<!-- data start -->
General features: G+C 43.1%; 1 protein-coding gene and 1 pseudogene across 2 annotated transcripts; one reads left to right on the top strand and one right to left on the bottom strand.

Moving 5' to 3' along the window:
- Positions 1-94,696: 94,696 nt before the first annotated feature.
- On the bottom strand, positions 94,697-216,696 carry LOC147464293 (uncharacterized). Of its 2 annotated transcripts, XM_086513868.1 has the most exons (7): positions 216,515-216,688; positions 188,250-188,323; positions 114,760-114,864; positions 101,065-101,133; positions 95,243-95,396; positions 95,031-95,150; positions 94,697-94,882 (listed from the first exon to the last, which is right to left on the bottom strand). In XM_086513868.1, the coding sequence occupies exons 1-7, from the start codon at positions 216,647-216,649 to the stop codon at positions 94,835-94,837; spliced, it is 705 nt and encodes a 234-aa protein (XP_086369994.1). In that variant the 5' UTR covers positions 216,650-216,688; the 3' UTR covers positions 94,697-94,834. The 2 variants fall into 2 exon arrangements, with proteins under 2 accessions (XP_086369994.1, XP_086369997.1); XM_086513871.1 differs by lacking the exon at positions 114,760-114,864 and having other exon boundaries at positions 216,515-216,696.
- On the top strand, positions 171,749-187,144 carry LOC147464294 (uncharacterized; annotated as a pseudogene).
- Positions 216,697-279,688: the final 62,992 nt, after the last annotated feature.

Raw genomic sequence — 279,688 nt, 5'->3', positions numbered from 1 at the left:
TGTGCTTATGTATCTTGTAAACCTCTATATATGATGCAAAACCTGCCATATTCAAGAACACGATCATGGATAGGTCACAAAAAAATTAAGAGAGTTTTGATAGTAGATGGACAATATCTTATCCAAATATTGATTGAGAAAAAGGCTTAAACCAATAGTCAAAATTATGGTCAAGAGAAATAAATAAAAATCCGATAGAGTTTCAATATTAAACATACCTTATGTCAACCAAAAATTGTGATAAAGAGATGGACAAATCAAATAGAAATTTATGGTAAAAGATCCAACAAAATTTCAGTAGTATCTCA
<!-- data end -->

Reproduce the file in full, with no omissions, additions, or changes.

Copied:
General features: G+C 43.1%; 1 protein-coding gene and 1 pseudogene across 2 annotated transcripts; one reads left to right on the top strand and one right to left on the bottom strand.

Moving 5' to 3' along the window:
- Positions 1-94,696: 94,696 nt before the first annotated feature.
- On the bottom strand, positions 94,697-216,696 carry LOC147464293 (uncharacterized). Of its 2 annotated transcripts, XM_086513868.1 has the most exons (7): positions 216,515-216,688; positions 188,250-188,323; positions 114,760-114,864; positions 101,065-101,133; positions 95,243-95,396; positions 95,031-95,150; positions 94,697-94,882 (listed from the first exon to the last, which is right to left on the bottom strand). In XM_086513868.1, the coding sequence occupies exons 1-7, from the start codon at positions 216,647-216,649 to the stop codon at positions 94,835-94,837; spliced, it is 705 nt and encodes a 234-aa protein (XP_086369994.1). In that variant the 5' UTR covers positions 216,650-216,688; the 3' UTR covers positions 94,697-94,834. The 2 variants fall into 2 exon arrangements, with proteins under 2 accessions (XP_086369994.1, XP_086369997.1); XM_086513871.1 differs by lacking the exon at positions 114,760-114,864 and having other exon boundaries at positions 216,515-216,696.
- On the top strand, positions 171,749-187,144 carry LOC147464294 (uncharacterized; annotated as a pseudogene).
- Positions 216,697-279,688: the final 62,992 nt, after the last annotated feature.

Raw genomic sequence — 279,688 nt, 5'->3', positions numbered from 1 at the left:
TGTGCTTATGTATCTTGTAAACCTCTATATATGATGCAAAACCTGCCATATTCAAGAACACGATCATGGATAGGTCACAAAAAAATTAAGAGAGTTTTGATAGTAGATGGACAATATCTTATCCAAATATTGATTGAGAAAAAGGCTTAAACCAATAGTCAAAATTATGGTCAAGAGAAATAAATAAAAATCCGATAGAGTTTCAATATTAAACATACCTTATGTCAACCAAAAATTGTGATAAAGAGATGGACAAATCAAATAGAAATTTATGGTAAAAGATCCAACAAAATTTCAGTAGTATCTCA